By that logic, your best bet for reducing your own carbon footprint is to move to a village in Africa. You ready to go? It is absurd to believe that we are going to limit carbon emissions by preventing other nations from seeking to achieve the economic prosperity Americans enjoy--either by coming here as individuals or by developing at home, as China and India are seeking to do. That is why McKibben's call for the US to invest in China's own CO2 emission reduction efforts is so important; this is a global problem, and cannot be solved within one nation's borders.
Posted by Charlotte Kaiser on 11 Nov 2008

In calling on Obama to create a world-wide
strategy for reducing carbon emissions, we take
into consideration the present requirements to
reduce industrial emissions, stop urban sprawl,
increase or decrease density, population, etc. -
and retain or sacrifice public support. I think
Pres. Obama can handle the public support part
of it. It's up to us to suggest ways to deal with
the rest. And quickly.

One aspect that we should consider is that the
process will unfold in stages. We are starting
from widespread public ignorance of the
problems along with city-suburban
configurations based on 100 years of cheap
petroleum. We may anticipate several stages of
weaning off fossil fuels and meat-centered diets.

Beginning with urban growth boundaries and a
cap-and-trade or -share program may be a
good first step. Developing renewable energy is
too. In a later stages, the dense cities we
achieve now may not be helpful. More attention
may have to be paid to redistributing farm lands
to create small local producers and small urban
villages. Zoning and building codes will have to
be addressed. As society changes in these first
stages, decentralizing tendencies may emerge
naturally, and whole new sets of problems and
possibilities will emerge that we cannot
anticipate right now.

For me the lesson to be learned from this is that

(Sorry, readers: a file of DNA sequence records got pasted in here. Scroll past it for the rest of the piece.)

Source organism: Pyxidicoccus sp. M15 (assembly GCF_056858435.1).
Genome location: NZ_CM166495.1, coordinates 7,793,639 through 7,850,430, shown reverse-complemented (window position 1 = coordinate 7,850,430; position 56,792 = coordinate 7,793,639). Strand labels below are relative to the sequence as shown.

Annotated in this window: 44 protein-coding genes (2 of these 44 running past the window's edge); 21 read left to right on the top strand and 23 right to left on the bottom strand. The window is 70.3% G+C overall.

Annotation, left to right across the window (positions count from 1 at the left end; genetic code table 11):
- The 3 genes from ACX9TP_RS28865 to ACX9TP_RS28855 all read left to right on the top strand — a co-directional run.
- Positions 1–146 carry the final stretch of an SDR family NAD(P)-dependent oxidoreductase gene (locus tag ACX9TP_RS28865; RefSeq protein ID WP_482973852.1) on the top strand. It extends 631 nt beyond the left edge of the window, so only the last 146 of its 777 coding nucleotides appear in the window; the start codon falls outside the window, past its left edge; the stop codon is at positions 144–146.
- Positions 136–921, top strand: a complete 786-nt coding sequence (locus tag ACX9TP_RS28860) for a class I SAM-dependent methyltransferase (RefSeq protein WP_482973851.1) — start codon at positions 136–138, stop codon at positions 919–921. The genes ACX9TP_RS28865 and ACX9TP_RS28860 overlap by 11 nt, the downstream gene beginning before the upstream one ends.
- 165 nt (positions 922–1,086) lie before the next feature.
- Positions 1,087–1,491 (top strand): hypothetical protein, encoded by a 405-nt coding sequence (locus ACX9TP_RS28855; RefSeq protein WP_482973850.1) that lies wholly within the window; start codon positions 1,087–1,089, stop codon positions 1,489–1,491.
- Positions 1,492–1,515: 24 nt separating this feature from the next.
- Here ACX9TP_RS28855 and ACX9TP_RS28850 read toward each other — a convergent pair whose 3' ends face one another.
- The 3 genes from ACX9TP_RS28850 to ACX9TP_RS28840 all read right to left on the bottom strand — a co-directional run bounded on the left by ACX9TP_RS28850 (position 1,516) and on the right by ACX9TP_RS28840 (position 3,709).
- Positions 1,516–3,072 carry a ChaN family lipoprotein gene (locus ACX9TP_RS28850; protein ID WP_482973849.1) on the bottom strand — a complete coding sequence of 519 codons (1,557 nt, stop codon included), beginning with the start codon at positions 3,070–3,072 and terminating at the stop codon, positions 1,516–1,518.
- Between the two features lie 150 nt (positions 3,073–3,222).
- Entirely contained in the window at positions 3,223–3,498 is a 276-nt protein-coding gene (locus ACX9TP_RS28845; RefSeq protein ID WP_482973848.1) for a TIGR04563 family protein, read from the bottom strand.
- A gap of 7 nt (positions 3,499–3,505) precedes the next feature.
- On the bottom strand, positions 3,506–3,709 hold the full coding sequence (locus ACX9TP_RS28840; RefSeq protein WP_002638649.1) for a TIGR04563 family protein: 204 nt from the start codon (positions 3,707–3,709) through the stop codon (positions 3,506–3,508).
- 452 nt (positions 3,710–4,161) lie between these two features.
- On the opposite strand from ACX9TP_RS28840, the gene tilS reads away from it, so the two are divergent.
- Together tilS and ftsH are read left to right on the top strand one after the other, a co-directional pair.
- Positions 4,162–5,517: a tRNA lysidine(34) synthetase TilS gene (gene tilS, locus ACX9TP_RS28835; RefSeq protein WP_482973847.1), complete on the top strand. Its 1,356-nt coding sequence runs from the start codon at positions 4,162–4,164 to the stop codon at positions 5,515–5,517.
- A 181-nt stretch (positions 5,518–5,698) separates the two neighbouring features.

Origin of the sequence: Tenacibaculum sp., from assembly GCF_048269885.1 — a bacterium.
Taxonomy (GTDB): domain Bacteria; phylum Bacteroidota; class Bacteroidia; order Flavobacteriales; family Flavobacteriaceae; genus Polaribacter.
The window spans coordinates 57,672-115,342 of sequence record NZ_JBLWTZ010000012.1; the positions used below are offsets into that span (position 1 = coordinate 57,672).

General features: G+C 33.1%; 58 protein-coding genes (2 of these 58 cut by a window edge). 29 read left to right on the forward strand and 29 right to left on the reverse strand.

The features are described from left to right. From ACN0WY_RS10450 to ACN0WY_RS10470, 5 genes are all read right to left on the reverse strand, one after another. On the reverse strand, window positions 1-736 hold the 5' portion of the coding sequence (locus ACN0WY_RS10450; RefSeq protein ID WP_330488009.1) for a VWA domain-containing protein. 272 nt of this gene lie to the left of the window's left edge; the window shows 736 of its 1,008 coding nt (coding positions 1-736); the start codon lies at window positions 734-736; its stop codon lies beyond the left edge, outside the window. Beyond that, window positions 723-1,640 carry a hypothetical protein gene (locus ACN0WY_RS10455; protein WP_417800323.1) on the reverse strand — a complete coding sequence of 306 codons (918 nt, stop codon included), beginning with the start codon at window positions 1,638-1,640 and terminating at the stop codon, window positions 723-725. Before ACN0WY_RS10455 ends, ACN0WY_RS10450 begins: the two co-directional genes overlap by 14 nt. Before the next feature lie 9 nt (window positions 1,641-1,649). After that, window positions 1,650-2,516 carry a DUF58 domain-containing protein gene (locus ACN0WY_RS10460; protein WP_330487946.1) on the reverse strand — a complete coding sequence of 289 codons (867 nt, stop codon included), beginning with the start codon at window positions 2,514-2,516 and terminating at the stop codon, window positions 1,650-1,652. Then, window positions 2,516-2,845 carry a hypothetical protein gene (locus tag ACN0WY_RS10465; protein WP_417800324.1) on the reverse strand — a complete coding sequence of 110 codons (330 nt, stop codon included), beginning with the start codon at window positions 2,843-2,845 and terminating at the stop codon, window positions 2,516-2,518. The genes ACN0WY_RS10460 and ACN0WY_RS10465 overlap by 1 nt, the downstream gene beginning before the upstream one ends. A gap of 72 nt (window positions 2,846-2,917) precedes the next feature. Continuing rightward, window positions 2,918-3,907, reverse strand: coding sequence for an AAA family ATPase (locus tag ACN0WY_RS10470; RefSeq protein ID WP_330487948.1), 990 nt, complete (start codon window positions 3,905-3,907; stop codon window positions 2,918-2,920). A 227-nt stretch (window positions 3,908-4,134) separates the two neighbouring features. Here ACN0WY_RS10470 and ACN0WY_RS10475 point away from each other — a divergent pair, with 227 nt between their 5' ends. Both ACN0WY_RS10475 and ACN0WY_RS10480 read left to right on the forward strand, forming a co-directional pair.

we should enter the process with the changes in
the first stage that are both possible and
attractive and assume that they are only the
beginning, that reshaping civilization is as
complex and unpredictable as the shaping of it
has been over the last 600 odd years since the
Renaissance. We may shave our carbon
emissions rapidly, but we won't adjust our ways
of living nearly as fast.

Let's just ask Obama to begin the journey with a
few single steps, for which he can gain public
support, and see what is required after that,
realizing that this is urgent but that the politics
are important - and not simple - and we can't
know what will emerge or be required in the
long run.
Posted by Jim Newcomer on 11 Nov 2008

We need a loud and clear wake up call. We now need to see the issues as self imperitives requireing our individual and collective actions. We may ask that our political leaders lead. But they will always act as we show them we wish them to. Action from President-elect Obama may only come with collective vision, collective will. and collective action from the people, for our collective future. We have 20/20 hindsight of which it is said we can be wise. We have 20/20 foresight on our collective futures. Will we be wise?

Posted by Bob Williamson on 12 Nov 2008